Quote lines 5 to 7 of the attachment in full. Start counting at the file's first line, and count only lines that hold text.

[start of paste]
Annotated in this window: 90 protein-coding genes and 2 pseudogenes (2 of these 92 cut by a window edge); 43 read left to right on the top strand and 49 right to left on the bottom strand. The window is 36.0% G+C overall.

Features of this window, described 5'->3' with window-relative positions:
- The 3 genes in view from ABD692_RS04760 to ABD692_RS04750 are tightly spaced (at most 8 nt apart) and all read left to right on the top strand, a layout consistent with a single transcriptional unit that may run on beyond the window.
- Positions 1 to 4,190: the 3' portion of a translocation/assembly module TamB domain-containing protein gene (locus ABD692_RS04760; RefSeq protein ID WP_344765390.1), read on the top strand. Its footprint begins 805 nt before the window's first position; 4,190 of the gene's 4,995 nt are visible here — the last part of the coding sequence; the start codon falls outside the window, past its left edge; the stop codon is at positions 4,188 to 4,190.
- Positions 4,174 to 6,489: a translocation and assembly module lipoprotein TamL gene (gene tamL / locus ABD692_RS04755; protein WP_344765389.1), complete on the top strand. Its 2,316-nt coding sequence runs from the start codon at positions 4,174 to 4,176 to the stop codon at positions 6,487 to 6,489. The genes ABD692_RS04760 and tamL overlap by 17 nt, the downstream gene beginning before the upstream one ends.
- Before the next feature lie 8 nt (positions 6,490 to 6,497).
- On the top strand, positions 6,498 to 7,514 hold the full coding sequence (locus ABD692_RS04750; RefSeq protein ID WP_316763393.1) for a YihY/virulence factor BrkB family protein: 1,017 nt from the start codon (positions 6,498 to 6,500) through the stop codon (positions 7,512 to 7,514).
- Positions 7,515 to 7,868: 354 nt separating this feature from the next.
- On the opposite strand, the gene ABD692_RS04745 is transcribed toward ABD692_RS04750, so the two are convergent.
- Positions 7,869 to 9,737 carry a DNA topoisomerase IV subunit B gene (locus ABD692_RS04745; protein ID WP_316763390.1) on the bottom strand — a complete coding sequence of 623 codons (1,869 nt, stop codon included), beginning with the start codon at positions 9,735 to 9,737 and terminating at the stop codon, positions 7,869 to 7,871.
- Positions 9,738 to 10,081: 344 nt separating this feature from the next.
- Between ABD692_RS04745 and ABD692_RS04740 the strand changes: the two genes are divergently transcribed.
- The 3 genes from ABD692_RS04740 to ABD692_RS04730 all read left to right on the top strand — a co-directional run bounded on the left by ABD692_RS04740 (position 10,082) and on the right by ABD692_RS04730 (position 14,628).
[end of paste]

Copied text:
- Positions 4,174 to 6,489: a translocation and assembly module lipoprotein TamL gene (gene tamL / locus ABD692_RS04755; protein WP_344765389.1), complete on the top strand. Its 2,316-nt coding sequence runs from the start codon at positions 4,174 to 4,176 to the stop codon at positions 6,487 to 6,489. The genes ABD692_RS04760 and tamL overlap by 17 nt, the downstream gene beginning before the upstream one ends.
- Before the next feature lie 8 nt (positions 6,490 to 6,497).
- On the top strand, positions 6,498 to 7,514 hold the full coding sequence (locus ABD692_RS04750; RefSeq protein ID WP_316763393.1) for a YihY/virulence factor BrkB family protein: 1,017 nt from the start codon (positions 6,498 to 6,500) through the stop codon (positions 7,512 to 7,514).